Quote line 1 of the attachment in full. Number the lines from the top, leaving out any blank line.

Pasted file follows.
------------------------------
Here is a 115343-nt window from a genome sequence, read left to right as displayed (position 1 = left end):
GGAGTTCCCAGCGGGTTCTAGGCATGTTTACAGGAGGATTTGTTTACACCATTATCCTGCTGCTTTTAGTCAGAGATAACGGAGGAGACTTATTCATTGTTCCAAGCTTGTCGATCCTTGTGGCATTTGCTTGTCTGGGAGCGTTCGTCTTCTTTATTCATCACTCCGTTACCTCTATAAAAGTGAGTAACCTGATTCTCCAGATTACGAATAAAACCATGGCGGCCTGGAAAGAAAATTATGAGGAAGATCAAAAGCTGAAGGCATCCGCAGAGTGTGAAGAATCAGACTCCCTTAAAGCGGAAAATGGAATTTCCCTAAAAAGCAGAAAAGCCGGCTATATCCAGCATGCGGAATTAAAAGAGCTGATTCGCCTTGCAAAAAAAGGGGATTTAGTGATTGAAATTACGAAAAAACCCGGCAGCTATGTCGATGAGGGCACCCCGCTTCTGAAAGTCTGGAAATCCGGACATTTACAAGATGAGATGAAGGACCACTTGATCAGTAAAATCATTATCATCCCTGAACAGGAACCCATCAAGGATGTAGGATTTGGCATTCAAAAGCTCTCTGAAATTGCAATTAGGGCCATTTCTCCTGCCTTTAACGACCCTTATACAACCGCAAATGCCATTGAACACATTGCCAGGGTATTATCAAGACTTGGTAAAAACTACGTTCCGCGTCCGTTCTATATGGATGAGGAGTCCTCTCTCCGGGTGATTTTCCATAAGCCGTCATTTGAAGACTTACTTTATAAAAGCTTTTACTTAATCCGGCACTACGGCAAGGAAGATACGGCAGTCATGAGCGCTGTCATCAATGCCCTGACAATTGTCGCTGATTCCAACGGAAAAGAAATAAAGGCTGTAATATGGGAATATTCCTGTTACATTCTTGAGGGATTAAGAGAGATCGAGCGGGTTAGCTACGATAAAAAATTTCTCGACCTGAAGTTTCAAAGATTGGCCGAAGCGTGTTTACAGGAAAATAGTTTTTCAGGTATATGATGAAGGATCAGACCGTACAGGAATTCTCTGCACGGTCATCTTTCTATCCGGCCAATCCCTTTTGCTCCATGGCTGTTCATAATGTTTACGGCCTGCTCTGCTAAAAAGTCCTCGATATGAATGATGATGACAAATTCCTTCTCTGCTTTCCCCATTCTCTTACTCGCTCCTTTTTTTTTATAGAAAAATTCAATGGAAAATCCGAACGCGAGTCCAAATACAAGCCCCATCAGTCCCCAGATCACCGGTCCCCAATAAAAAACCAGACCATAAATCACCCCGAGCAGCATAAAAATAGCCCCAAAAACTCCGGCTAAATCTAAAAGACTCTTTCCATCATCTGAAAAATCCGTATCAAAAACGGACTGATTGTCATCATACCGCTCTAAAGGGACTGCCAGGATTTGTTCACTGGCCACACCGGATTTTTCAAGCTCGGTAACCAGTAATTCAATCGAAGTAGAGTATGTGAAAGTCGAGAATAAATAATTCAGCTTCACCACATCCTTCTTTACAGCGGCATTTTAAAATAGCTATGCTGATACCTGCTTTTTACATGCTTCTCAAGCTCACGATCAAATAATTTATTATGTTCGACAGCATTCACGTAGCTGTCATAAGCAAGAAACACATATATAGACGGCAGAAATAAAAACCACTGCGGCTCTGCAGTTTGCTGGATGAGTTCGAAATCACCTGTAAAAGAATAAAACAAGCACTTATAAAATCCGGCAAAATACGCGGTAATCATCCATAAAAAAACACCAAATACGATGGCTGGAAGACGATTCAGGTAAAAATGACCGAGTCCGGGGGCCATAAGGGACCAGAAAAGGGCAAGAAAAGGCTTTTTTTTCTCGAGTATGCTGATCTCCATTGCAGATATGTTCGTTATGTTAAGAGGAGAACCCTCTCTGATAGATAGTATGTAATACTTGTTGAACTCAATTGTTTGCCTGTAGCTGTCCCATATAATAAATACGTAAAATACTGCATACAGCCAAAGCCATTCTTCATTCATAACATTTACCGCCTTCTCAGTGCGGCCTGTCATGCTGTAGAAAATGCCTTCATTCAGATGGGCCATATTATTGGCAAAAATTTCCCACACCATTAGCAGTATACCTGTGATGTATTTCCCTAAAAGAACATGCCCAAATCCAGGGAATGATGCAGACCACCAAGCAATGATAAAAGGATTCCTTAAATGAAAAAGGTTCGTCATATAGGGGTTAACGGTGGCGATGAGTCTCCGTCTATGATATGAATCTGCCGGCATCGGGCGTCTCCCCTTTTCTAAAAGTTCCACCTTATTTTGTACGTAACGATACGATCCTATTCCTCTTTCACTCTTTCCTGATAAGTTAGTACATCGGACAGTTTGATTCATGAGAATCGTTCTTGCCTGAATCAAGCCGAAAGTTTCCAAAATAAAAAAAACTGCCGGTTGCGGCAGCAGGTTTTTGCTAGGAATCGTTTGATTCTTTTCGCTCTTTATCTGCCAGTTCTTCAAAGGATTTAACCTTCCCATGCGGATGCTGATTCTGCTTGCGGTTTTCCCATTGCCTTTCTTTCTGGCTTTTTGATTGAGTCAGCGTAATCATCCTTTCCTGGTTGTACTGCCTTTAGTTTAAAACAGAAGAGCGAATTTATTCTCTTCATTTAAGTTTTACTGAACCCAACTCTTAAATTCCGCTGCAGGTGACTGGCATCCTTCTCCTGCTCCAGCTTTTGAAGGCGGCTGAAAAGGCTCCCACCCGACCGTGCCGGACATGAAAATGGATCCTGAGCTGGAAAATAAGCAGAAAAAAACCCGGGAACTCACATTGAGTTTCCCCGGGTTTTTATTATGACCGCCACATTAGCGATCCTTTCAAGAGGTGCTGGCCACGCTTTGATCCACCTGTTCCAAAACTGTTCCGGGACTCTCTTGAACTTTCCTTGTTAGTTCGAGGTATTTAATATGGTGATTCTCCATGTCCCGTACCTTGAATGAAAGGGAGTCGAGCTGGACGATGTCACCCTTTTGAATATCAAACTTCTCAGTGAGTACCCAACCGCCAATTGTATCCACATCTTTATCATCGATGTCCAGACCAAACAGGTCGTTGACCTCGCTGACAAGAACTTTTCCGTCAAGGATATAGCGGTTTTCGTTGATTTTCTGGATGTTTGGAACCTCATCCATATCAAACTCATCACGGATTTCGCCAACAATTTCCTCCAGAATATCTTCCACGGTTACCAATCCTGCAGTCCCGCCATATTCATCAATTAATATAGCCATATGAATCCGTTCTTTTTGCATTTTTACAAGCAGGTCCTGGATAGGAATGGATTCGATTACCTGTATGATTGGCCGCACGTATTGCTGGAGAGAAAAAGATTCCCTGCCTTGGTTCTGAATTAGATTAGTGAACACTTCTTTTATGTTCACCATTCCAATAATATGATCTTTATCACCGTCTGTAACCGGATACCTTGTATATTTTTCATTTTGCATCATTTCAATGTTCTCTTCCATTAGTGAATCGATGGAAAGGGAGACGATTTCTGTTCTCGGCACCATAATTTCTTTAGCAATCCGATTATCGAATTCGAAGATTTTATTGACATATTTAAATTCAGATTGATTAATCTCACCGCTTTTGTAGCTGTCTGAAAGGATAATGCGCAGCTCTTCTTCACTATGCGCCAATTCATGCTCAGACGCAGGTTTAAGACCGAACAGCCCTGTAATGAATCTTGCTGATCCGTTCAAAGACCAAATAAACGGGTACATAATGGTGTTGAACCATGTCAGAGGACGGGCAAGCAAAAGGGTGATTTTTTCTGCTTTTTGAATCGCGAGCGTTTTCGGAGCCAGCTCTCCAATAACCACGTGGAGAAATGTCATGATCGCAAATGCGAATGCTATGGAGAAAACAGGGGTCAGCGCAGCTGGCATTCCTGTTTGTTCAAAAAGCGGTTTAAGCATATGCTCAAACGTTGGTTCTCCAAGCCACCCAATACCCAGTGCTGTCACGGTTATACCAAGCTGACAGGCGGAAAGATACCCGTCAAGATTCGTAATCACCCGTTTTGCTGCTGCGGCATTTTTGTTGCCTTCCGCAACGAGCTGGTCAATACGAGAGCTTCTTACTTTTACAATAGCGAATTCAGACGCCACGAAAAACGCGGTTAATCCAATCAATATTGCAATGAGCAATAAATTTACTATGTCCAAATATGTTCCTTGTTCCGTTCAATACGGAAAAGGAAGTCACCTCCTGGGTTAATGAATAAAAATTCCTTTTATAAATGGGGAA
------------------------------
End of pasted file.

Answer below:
Here is a 115343-nt window from a genome sequence, read left to right as displayed (position 1 = left end):